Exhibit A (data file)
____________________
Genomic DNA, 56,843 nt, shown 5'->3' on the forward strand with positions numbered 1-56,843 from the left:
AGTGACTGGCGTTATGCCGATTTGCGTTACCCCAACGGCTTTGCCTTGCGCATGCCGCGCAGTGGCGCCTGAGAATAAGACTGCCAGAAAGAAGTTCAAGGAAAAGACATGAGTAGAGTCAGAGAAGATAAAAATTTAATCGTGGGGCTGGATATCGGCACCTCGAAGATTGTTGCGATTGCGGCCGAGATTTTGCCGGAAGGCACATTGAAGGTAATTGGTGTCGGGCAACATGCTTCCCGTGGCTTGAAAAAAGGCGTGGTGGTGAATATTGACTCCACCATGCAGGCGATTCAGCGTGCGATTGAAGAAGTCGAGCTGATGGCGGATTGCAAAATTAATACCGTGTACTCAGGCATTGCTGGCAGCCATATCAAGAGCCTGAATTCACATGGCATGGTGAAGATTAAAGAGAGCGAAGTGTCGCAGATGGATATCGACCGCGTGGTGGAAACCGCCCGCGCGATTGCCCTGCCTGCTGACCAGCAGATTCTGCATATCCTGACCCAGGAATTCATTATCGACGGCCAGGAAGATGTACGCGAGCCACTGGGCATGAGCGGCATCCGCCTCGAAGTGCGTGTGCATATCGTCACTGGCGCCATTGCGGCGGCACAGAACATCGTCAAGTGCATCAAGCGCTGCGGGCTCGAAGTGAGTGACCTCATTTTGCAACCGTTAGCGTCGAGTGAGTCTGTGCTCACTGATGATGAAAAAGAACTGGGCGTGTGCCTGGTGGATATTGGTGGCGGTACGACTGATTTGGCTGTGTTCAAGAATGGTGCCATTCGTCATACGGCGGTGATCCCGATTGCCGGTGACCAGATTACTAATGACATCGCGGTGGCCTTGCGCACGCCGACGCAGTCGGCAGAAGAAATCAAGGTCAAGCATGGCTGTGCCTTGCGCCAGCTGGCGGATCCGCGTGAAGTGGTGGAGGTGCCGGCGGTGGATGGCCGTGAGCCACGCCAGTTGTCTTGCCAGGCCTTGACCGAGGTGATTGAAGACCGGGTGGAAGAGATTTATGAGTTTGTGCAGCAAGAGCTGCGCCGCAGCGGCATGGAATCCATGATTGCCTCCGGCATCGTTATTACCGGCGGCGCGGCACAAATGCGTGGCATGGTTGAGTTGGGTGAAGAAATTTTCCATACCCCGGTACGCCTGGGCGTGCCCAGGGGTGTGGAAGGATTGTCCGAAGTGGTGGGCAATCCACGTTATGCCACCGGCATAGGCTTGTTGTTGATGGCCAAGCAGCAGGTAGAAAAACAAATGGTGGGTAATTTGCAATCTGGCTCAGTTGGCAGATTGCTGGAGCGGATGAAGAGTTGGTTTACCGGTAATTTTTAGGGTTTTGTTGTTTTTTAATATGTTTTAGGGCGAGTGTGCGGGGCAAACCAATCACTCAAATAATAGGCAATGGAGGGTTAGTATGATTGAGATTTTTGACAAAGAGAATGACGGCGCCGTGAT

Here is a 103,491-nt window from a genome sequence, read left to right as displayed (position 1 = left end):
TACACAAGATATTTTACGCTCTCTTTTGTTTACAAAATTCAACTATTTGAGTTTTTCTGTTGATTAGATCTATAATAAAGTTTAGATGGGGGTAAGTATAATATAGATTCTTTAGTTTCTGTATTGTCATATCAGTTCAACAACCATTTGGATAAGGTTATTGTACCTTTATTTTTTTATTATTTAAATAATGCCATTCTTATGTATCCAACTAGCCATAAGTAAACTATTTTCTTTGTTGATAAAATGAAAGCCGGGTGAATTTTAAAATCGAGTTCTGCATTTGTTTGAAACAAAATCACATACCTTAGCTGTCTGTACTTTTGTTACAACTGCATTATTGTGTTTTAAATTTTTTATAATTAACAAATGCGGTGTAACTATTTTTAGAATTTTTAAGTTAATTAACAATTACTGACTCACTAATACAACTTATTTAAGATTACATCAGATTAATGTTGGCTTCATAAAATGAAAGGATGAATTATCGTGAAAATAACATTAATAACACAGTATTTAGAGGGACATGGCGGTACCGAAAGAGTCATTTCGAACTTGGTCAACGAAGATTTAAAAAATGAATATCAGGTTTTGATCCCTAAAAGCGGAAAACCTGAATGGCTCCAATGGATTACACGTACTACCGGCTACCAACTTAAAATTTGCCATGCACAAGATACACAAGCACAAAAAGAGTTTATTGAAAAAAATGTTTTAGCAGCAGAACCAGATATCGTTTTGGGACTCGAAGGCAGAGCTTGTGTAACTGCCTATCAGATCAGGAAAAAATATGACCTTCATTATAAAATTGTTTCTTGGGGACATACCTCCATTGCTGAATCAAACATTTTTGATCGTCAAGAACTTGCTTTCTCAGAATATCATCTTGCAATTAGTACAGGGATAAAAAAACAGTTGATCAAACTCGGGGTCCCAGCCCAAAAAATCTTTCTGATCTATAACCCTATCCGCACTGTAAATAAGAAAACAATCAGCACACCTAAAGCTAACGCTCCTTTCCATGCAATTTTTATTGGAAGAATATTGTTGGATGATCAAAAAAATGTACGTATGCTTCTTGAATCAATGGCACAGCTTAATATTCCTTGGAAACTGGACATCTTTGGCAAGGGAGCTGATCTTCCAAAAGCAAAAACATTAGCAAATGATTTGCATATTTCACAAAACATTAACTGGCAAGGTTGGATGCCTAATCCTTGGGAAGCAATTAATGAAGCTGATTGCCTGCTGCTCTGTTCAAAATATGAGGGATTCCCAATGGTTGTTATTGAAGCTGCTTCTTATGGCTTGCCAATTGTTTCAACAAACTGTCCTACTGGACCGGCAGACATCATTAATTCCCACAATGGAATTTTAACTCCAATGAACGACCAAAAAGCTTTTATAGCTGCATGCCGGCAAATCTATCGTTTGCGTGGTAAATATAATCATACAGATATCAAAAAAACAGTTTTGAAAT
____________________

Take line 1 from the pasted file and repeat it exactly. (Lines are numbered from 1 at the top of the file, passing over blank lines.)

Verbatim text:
Genomic DNA, 56,843 nt, shown 5'->3' on the forward strand with positions numbered 1-56,843 from the left: